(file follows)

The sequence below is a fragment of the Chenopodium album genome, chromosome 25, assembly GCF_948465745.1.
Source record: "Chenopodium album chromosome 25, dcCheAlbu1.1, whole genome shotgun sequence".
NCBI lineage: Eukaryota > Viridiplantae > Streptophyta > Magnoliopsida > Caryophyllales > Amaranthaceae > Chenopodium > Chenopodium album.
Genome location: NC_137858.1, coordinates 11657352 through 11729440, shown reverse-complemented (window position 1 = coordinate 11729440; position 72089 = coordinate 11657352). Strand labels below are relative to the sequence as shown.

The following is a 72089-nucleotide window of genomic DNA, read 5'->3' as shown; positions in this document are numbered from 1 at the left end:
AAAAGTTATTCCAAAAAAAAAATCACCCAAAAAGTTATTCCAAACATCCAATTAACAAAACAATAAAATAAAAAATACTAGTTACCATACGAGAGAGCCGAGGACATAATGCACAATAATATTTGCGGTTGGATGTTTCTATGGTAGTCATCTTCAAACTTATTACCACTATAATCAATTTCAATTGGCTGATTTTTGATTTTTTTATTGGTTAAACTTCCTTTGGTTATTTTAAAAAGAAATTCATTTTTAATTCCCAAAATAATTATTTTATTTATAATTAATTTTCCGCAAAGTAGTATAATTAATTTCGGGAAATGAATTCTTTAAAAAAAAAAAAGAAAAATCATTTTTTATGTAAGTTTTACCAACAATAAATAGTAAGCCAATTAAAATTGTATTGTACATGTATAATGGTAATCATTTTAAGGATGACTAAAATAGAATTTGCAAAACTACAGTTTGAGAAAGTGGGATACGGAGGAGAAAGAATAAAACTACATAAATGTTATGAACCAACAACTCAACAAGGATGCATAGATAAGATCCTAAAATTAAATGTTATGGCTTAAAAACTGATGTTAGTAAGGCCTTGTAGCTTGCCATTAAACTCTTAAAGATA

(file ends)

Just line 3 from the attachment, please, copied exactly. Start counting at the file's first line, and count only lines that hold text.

NCBI lineage: Eukaryota > Viridiplantae > Streptophyta > Magnoliopsida > Caryophyllales > Amaranthaceae > Chenopodium > Chenopodium album.